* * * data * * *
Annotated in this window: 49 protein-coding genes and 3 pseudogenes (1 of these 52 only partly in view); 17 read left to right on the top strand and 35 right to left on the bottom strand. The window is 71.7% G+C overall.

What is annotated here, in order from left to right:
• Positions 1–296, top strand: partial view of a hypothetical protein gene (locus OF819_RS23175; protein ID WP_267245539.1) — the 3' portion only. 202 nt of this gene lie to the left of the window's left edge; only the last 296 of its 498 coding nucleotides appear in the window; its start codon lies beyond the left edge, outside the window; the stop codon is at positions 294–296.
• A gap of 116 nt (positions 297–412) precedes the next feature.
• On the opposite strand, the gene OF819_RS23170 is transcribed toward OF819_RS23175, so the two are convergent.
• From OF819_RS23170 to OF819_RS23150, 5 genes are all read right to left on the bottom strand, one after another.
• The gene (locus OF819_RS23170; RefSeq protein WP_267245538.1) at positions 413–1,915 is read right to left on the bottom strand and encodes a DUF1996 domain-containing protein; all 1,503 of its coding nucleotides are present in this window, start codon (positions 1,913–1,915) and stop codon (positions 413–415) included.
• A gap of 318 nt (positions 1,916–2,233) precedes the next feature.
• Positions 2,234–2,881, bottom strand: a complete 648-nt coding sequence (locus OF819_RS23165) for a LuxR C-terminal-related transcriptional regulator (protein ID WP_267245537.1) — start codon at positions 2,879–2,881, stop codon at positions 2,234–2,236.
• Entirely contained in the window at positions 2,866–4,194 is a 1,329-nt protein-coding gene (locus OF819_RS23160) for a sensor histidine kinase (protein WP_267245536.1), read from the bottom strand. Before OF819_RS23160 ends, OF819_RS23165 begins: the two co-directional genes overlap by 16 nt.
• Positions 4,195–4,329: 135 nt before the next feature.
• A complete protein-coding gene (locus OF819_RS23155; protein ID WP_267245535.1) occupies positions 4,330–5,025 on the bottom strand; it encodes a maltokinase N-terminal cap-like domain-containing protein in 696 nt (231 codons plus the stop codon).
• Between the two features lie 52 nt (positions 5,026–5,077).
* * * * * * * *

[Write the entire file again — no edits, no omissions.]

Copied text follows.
Annotated in this window: 49 protein-coding genes and 3 pseudogenes (1 of these 52 only partly in view); 17 read left to right on the top strand and 35 right to left on the bottom strand. The window is 71.7% G+C overall.

What is annotated here, in order from left to right:
• Positions 1–296, top strand: partial view of a hypothetical protein gene (locus OF819_RS23175; protein ID WP_267245539.1) — the 3' portion only. 202 nt of this gene lie to the left of the window's left edge; only the last 296 of its 498 coding nucleotides appear in the window; its start codon lies beyond the left edge, outside the window; the stop codon is at positions 294–296.
• A gap of 116 nt (positions 297–412) precedes the next feature.
• On the opposite strand, the gene OF819_RS23170 is transcribed toward OF819_RS23175, so the two are convergent.
• From OF819_RS23170 to OF819_RS23150, 5 genes are all read right to left on the bottom strand, one after another.
• The gene (locus OF819_RS23170; RefSeq protein WP_267245538.1) at positions 413–1,915 is read right to left on the bottom strand and encodes a DUF1996 domain-containing protein; all 1,503 of its coding nucleotides are present in this window, start codon (positions 1,913–1,915) and stop codon (positions 413–415) included.
• A gap of 318 nt (positions 1,916–2,233) precedes the next feature.
• Positions 2,234–2,881, bottom strand: a complete 648-nt coding sequence (locus OF819_RS23165) for a LuxR C-terminal-related transcriptional regulator (protein ID WP_267245537.1) — start codon at positions 2,879–2,881, stop codon at positions 2,234–2,236.
• Entirely contained in the window at positions 2,866–4,194 is a 1,329-nt protein-coding gene (locus OF819_RS23160) for a sensor histidine kinase (protein WP_267245536.1), read from the bottom strand. Before OF819_RS23160 ends, OF819_RS23165 begins: the two co-directional genes overlap by 16 nt.
• Positions 4,195–4,329: 135 nt before the next feature.
• A complete protein-coding gene (locus OF819_RS23155; protein ID WP_267245535.1) occupies positions 4,330–5,025 on the bottom strand; it encodes a maltokinase N-terminal cap-like domain-containing protein in 696 nt (231 codons plus the stop codon).
• Between the two features lie 52 nt (positions 5,026–5,077).